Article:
Just before we got back in the Uber, with only 1% battery left in my phone, we met up with Marcia, who I know through Facebook. She brought her charger, ensuring I had just enough battery for the trip back to the boat…
In our last port Probolingo we could have gone to the Bromo volcano, but we were so tired of all the taxi rides, traffic and excursions that we decided to take it easy. A good decision, because it was a cloudy day. We just went ashore to find an internet café; but internet was so slow that we might as well not have done it. When we got back to the boat a heave storm and rain started.
Our last two days sailing coincided with new year. We were afraid it would be boring with all these old people, but the ship had really made an effort. Hats and decorations were available for all, there were good bands playing and it was a real party, including ‘oliebollen’ and ‘appelflappen’; typical (greasy) Dutch treats that go well with loads of cheap champagne… HAPPY 2017!
The great thing about a cruise is that you can sleep in the same room every night, while you are actually travelling. Your room is cleaned two times a day and everything you need is provided, with great service. Our cabin stewards knew our names from the first day and always greeted us warmly. Our towels were shaped into different animals every night and there was always a chocolate on our pillows.
Sad to know that the cabin stewards work very hard, 7 days a week and get paid very little. However, this is a way for them to make and save some money to enable them and their families to live a better life.
Even though it looks like a cruise is all about service, it is actually all about making more money. Everything on the boat is commercial. Internet on board is available, but it is very expensive, slow and unreliable. They just use it to make money instead of providing service to their passengers. The gym is not about keeping passengers fit, but about selling their ‘health’ products. Their seminars and products are constantly ‘advertised’ and presented as ‘activities’ in the daily schedule. Same for the shops on board: there was even a ‘captains recommendation’ for a different piece of jewelry in the daily schedule…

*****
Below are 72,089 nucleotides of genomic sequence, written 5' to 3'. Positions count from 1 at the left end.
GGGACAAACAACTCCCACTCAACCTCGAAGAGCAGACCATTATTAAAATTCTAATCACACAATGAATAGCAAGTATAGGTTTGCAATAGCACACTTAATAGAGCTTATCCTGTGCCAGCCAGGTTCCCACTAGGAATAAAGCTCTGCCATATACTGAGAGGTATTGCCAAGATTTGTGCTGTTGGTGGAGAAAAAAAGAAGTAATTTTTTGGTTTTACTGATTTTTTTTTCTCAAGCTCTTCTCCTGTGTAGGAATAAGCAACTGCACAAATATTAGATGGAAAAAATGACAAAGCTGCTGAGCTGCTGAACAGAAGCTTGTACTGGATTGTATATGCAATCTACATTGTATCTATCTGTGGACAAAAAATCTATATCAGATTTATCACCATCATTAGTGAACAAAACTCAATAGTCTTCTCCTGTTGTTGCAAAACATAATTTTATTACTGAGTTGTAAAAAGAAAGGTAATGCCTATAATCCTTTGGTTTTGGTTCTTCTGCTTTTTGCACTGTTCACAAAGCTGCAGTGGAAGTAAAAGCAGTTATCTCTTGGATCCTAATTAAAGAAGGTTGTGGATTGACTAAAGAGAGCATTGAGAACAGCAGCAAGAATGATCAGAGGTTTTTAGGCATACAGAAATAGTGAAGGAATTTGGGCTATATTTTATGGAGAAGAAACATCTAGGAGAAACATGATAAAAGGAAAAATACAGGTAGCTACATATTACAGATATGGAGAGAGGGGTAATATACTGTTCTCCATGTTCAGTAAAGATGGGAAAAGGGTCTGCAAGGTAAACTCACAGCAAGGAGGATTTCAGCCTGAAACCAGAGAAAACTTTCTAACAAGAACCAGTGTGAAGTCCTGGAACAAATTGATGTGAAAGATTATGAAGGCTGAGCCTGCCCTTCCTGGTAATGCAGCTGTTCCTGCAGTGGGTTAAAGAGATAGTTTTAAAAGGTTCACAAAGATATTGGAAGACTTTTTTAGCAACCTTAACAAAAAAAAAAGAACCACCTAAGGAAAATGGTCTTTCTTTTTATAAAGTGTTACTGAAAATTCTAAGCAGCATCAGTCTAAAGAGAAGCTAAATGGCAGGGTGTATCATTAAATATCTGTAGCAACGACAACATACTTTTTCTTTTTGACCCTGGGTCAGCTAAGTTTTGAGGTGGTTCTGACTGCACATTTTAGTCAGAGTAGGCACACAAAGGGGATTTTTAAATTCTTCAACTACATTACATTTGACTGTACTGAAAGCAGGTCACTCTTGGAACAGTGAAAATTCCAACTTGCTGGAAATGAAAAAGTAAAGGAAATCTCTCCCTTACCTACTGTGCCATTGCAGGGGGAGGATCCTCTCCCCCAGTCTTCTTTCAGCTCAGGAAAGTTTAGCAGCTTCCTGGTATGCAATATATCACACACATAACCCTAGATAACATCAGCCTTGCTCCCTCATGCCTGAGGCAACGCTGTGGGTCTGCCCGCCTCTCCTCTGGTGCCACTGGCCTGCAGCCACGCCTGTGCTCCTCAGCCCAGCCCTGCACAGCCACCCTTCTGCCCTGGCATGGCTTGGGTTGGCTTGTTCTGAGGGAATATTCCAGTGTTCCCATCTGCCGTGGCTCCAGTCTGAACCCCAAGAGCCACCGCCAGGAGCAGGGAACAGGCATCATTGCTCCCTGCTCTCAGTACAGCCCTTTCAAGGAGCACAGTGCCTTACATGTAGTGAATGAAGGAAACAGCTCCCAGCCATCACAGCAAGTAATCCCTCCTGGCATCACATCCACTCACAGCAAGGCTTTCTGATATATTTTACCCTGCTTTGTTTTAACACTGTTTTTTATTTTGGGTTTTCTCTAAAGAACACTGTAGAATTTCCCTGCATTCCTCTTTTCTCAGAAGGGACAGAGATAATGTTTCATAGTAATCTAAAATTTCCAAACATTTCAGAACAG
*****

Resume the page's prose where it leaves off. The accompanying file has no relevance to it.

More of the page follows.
Even though all the food is free, the waiters try to sell you paid espresso at the end of your meal and of course wine with your dinner. There is also a paid ‘premium’ restaurant on board.
The ships excursions are heavily pushed, sometimes presented as the only option to go ashore. The cruise director mentioned several times that ‘traffic is heavy, and the boat will wait for the ships excursion to return, but not for individual passengers on independent trips’.
They also advised us ‘to stay safe and use common sense ashore: do NOT leave the tourist areas and be alert. When you are approached by a local, especially if they speak good English, steer away…’ What planet do these people live on???
But having said all this, the cruise allowed us to visit an island that is normally very hard to access: Komodo. Unfortunately we only stayed there half a day…
The other stops were in very busy ports and the time was always limited, meaning we’d have to spend hours and hours in cabs, in horrendous traffic, to hurriedly visit a site and be back in time for the boat to leave. I calculated we spent up to 30 hours in traffic in the 8 ports we visited… No wonder we were so tired! I prefer to visit a country and get to know it at my own pace and stay longer in one place, so this was frustrating sometimes and very tiring.
What was also frustrating was the fact that passengers who booked the (extremely overpriced) boat excursions always got priority to leave the ship, meaning we had even less time to explore. It was very easy to arrange our own excursions, sometimes at 1/10 of the price. Just google a bit before you go on your cruise to explore the options. Even in the ports you can arrange a day trip: there are always eager taxi drivers and tour guides waiting when a cruise ship arrives. You’ll pay more than the regular price, but still only 1/3 of the ships excursion; and you’ll avoid the big tour busses, waiting for other passengers etc.
Whatever the criticism and circumstances, for my dad and me this was the trip of a lifetime!